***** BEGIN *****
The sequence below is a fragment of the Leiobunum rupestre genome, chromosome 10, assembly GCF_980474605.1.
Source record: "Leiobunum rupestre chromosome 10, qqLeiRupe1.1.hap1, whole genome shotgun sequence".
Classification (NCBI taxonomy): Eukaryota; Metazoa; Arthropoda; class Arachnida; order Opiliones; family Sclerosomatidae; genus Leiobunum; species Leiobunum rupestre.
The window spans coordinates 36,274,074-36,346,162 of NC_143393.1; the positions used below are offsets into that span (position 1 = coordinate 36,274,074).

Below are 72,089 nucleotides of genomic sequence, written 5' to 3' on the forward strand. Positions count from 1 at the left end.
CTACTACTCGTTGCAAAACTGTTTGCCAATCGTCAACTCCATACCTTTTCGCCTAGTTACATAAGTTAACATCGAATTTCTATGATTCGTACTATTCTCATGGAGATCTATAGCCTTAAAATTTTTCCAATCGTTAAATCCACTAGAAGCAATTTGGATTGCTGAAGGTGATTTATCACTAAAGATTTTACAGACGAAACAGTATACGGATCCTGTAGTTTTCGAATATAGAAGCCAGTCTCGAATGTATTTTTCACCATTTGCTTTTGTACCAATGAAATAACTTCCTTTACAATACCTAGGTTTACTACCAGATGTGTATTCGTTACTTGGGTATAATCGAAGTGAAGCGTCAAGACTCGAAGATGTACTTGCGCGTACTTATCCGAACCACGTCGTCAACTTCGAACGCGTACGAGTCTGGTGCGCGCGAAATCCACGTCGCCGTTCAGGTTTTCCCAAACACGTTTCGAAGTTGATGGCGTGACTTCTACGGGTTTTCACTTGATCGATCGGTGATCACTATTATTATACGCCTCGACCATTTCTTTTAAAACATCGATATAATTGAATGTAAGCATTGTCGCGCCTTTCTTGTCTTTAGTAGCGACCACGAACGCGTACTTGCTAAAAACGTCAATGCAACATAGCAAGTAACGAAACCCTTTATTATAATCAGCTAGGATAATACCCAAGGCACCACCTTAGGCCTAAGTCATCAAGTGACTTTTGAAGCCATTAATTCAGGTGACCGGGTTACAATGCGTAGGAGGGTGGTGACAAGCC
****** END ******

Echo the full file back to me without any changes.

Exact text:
The sequence below is a fragment of the Leiobunum rupestre genome, chromosome 10, assembly GCF_980474605.1.
Source record: "Leiobunum rupestre chromosome 10, qqLeiRupe1.1.hap1, whole genome shotgun sequence".
Classification (NCBI taxonomy): Eukaryota; Metazoa; Arthropoda; class Arachnida; order Opiliones; family Sclerosomatidae; genus Leiobunum; species Leiobunum rupestre.
The window spans coordinates 36,274,074-36,346,162 of NC_143393.1; the positions used below are offsets into that span (position 1 = coordinate 36,274,074).

Below are 72,089 nucleotides of genomic sequence, written 5' to 3' on the forward strand. Positions count from 1 at the left end.
CTACTACTCGTTGCAAAACTGTTTGCCAATCGTCAACTCCATACCTTTTCGCCTAGTTACATAAGTTAACATCGAATTTCTATGATTCGTACTATTCTCATGGAGATCTATAGCCTTAAAATTTTTCCAATCGTTAAATCCACTAGAAGCAATTTGGATTGCTGAAGGTGATTTATCACTAAAGATTTTACAGACGAAACAGTATACGGATCCTGTAGTTTTCGAATATAGAAGCCAGTCTCGAATGTATTTTTCACCATTTGCTTTTGTACCAATGAAATAACTTCCTTTACAATACCTAGGTTTACTACCAGATGTGTATTCGTTACTTGGGTATAATCGAAGTGAAGCGTCAAGACTCGAAGATGTACTTGCGCGTACTTATCCGAACCACGTCGTCAACTTCGAACGCGTACGAGTCTGGTGCGCGCGAAATCCACGTCGCCGTTCAGGTTTTCCCAAACACGTTTCGAAGTTGATGGCGTGACTTCTACGGGTTTTCACTTGATCGATCGGTGATCACTATTATTATACGCCTCGACCATTTCTTTTAAAACATCGATATAATTGAATGTAAGCATTGTCGCGCCTTTCTTGTCTTTAGTAGCGACCACGAACGCGTACTTGCTAAAAACGTCAATGCAACATAGCAAGTAACGAAACCCTTTATTATAATCAGCTAGGATAATACCCAAGGCACCACCTTAGGCCTAAGTCATCAAGTGACTTTTGAAGCCATTAATTCAGGTGACCGGGTTACAATGCGTAGGAGGGTGGTGACAAGCC